10DMethod for reducing lateral force during curve negotiation by introducing fine unevenness to the wheel tread

Fine unevenness may be left on the wheel tread (height of several ƒÊm to several dozen ƒÊm) due to reprofiling wear. This may cause the wheel/rail contact patch to lose its elliptical shape. It is thought that this influences creep force which may in turn affect vehicle dynamic characteristics.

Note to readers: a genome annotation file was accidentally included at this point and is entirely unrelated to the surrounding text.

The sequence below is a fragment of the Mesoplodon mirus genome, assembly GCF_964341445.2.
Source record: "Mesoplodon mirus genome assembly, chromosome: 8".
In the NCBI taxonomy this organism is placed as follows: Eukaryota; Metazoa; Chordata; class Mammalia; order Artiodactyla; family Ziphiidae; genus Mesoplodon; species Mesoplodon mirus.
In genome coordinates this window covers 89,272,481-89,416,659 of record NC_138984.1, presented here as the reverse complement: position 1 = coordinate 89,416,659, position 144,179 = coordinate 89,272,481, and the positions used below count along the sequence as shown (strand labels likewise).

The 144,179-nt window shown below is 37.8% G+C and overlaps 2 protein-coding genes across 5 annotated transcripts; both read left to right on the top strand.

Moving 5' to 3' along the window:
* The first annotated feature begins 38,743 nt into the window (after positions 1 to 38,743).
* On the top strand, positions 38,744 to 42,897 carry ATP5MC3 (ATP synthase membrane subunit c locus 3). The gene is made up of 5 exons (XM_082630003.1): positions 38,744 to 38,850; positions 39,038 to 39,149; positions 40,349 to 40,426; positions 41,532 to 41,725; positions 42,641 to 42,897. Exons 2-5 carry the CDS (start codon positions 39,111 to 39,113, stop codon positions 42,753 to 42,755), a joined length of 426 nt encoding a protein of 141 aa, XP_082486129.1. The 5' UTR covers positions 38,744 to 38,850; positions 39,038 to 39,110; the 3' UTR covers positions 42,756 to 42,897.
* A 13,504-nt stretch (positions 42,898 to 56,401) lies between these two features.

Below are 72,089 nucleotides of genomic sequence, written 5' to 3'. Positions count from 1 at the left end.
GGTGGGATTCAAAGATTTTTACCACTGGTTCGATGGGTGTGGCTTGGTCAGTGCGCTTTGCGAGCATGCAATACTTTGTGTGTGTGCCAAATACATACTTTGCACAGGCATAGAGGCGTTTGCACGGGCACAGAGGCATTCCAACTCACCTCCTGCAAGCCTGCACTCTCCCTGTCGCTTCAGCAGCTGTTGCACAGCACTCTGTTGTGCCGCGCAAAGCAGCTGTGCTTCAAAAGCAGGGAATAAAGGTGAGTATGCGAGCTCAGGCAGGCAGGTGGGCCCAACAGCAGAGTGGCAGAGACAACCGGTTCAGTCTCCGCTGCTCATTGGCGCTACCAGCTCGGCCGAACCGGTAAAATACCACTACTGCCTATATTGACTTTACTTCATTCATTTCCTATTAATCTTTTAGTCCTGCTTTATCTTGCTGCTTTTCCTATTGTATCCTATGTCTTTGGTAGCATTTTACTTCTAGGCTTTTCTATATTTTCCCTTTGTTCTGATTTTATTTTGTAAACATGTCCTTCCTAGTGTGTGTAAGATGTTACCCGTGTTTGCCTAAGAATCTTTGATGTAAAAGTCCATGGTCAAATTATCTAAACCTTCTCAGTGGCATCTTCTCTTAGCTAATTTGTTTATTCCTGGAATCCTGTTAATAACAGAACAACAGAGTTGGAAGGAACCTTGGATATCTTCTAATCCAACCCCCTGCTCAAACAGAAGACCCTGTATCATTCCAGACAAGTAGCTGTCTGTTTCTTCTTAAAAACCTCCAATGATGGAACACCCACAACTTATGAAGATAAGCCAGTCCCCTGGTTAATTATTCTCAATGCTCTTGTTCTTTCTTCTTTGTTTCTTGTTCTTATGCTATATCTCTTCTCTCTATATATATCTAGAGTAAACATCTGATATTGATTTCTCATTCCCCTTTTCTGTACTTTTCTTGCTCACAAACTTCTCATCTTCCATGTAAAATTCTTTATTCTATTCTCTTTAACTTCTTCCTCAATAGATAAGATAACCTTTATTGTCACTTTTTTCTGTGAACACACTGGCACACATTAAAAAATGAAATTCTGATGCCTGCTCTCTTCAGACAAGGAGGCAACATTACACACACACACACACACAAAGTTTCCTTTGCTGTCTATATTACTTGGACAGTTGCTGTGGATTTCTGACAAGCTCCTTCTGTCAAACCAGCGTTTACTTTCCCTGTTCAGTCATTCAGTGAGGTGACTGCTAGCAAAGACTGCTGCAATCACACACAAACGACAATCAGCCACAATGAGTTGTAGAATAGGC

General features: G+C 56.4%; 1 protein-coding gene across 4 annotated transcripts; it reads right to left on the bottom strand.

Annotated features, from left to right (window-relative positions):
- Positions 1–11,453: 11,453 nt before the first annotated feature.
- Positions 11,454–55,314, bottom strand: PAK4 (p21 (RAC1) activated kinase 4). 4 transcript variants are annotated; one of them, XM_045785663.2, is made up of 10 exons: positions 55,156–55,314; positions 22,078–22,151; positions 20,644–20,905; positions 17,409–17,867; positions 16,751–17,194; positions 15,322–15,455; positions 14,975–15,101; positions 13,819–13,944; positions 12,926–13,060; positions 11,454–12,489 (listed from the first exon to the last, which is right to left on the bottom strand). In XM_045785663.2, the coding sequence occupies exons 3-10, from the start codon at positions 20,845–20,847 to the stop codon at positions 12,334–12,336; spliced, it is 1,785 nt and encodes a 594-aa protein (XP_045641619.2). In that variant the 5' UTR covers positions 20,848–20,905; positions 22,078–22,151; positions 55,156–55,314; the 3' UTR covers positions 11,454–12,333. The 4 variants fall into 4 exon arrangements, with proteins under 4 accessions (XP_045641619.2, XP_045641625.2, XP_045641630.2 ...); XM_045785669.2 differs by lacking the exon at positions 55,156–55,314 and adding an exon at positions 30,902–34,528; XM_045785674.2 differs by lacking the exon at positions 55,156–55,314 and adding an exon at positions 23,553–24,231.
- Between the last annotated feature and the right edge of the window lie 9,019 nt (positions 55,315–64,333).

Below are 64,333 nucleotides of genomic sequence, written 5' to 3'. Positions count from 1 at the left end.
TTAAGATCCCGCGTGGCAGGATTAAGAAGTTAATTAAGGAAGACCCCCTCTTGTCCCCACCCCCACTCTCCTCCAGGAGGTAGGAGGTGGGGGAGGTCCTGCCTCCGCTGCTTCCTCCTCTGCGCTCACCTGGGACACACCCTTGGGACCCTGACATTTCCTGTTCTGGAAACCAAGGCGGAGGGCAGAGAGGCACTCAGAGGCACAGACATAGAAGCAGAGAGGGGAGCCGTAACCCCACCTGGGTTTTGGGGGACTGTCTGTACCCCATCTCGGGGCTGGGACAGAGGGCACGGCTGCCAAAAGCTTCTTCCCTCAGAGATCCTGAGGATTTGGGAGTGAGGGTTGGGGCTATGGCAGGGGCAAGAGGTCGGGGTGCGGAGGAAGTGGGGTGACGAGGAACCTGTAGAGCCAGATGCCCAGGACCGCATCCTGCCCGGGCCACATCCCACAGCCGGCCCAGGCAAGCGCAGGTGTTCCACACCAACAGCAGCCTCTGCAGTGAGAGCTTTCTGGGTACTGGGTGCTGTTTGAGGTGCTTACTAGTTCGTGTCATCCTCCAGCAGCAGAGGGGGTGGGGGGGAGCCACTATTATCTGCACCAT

In order to gain insight into the relationship between fine unevenness on the tread surface and creep force characteristics affecting the wheel/rail interface, an experiment to measure tangential forces was carried out using small test specimens of the tread surface and rail with differing height and pitch roughness. Results of these tests revealed that when the tread surface presented very fine roughness the wheel/rail contact area was in fact smaller and so the creep force was weaker than with a smooth tread surface; it was found that the lateral force in the sleeper direction in particular became smaller in the case of one specific kind of very fine roughness. A proposal was made, based on these findings, to reproduce this fine roughness on purpose on the outer tread circle of the wheel tread, as a method to reduce lateral force when running through a curve (Fig.1). It was demonstrated that this method reduces steady lateral force in curved sections by 10% compared to running with an ordinary smooth tread surface, which means that this procedure effectively increases the safety margin in relation to the strict requirements on wheel/rail coefficient of friction to prevent derailment (Fig.2).